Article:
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Ameren nuclear plan triggers debate over funding
JEFFERSON CITY, Mo. -- Missouri's largest electric utility is considering building a second nuclear reactor in mid-Missouri, and that means lawmakers will be considering how to pay for it during the 2009 session that starts Wednesday.
The debate hits on energy production, consumer protection, economic development and environmental concerns.
St. Louis-based utility AmerenUE has filed an application with federal regulators to build a second reactor at its Callaway County facility near Fulton. In mid-December, the Nuclear Regulatory Commission accepted the application, signaling the paperwork is sufficient to begin sifting through the 8,000-page license request.
For Missouri lawmakers, the issue focuses on billions of dollars worth of economic development and a law approved overwhelmingly by voters in 1976.
That measure bars Missouri's investor-owned utilities from adding the cost of a new plant to electrical rates until the facility is online. Utilities can recover debt and financing but not until after a new plant is producing power.
Three decades later, Ameren wants the law repealed for electrical plants that use nuclear and other new technology energy sources. But one consumer activist calls the ban the final pro-consumer law left in Missouri's legal code.
That leaves lawmakers caught in between, salivating for a construction bonanza that could equal nearly one-third of the state's budget but worried about protecting electrical customers from a price spike.
"We are going to have a lively debate," said incoming House Speaker Ron Richard, R-Joplin.
Ameren: Repeal law
Richard said the Callaway 2 project is a huge economic development opportunity that could include a new Missouri River bridge at Chamois and the eventual expansion into Callaway 3 and Callaway 4 nuclear plants
But Richard wants options and consumer protections. He said one idea is a joint venture with the utility, meaning the state puts up some financing and gets part of the profits.
So far, Ameren's stance has been repeal the law, or forget about the new reactor.
Testifying before utility regulators last year, AmerenUE president Thomas Voss said that to pay for the project the utility needs to start recovering construction costs before the plant is online. Ameren Corp., the parent company for AmerenUE, is worth about $9 billion; a second Callaway plant is estimated to cost about that much.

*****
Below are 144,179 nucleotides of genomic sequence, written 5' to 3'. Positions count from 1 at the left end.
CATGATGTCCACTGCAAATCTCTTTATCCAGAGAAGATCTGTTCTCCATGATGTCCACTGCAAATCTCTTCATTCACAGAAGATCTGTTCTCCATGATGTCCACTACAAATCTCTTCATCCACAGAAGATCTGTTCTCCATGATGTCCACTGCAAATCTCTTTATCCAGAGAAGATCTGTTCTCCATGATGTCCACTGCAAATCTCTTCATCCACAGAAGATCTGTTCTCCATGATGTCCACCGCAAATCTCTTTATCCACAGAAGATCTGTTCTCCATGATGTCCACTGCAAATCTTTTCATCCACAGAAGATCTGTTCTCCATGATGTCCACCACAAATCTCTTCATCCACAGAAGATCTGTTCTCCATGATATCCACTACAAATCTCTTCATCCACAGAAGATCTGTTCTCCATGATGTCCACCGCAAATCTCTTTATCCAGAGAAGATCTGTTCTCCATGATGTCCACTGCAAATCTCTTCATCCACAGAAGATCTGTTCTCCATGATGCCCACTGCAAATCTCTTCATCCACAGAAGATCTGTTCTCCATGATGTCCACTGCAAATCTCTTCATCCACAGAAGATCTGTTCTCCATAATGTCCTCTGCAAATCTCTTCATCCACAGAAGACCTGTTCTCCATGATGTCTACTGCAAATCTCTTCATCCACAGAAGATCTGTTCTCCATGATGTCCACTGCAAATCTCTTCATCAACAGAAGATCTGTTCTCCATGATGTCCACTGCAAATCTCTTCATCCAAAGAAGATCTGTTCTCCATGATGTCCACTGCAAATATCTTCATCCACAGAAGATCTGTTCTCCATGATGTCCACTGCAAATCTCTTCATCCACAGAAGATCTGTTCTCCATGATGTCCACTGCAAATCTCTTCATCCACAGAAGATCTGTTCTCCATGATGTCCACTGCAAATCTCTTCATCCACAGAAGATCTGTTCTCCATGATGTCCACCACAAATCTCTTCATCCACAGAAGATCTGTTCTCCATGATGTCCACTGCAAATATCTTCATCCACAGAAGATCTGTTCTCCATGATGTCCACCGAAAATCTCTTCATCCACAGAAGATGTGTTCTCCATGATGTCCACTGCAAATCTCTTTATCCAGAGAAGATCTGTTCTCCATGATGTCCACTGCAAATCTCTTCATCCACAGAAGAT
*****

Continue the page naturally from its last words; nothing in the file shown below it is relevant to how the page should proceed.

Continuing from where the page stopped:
Warren Wood, head of a trade group for Missouri investor-owned utilities, estimated that by waiting until the end of construction on Ameren's first nuclear reactor to start recouping costs, financing alone added about $1 billion. Many of the alternative financing options are less efficient than removing the law, he said.
He compared the effect of Missouri's current law to other consumer purchases.
"If you go out and buy a big-screen TV on a credit card and sit on it a few months before paying, you'll end up paying a lot more," said Wood, the president of the Missouri Energy Development Association.
Missouri Public Counsel Lewis Mills, who advocates for utility consumers before state regulators, said the 1976 law has served consumers and utilities well. Mills said there are multiple ways to pay for Callaway 2 and the debate needs to be broadened beyond an option that Ameren prefers.
Consumer activists accuse Ameren of trying to pass the risk of a new investment off to those who must use the company because of the utility's electric monopoly.
John Coffman, who represents Missouri AARP and the Consumers Council of Missouri, said it's unfair for Ameren to get any guarantees that it can collect money for plant construction until the new facility is operational and found to be useful for ratepayers.
"If we, the citizens, are going to be the investor of this power plant or investors in the company, then the citizens should be the ones deciding what kind of power we'll have, how to build it. And the public should also be receiving the rate of return, getting the profit," Coffman said.
The skirmish is the first in a nuclear debate that has been largely silent since the 1970s.
Nuclear permits pick up
The federal regulatory agency responsible for issuing nuclear permits received 12 applications in 2008 and five requests in 2007. Before then, the last application came in 1979.
According to the Nuclear Regulatory Commission, new plants have been proposed in more than a dozen states, most in the South and Atlantic seaboard. But only a few of those projects, including Ameren's, are structured to allow the state to have regulatory authority.
While at least one other state with a proposed project, Alabama, bars charging customers during plant construction, Missouri is the only one with regulatory authority and laws requiring utilities to delay recouping financing costs.
Besides the consumer element, the environmental concerns that helped shut down the United State's first foray into nuclear power haven't dissipated.
Wood contends that nuclear power is reliable and reduces the carbon dioxide emissions scientists have linked to global warming.
But successor groups to the effort behind the 1976 law remain. Erin Noble, the energy policy coordinator for the Missouri Coalition for the Environment, said electric customers must be protected and there shouldn't be further expansion into nuclear power.
"Until we have a solution for the radioactive waste, we can't pursue nuclear," she said. "The risks are just too great."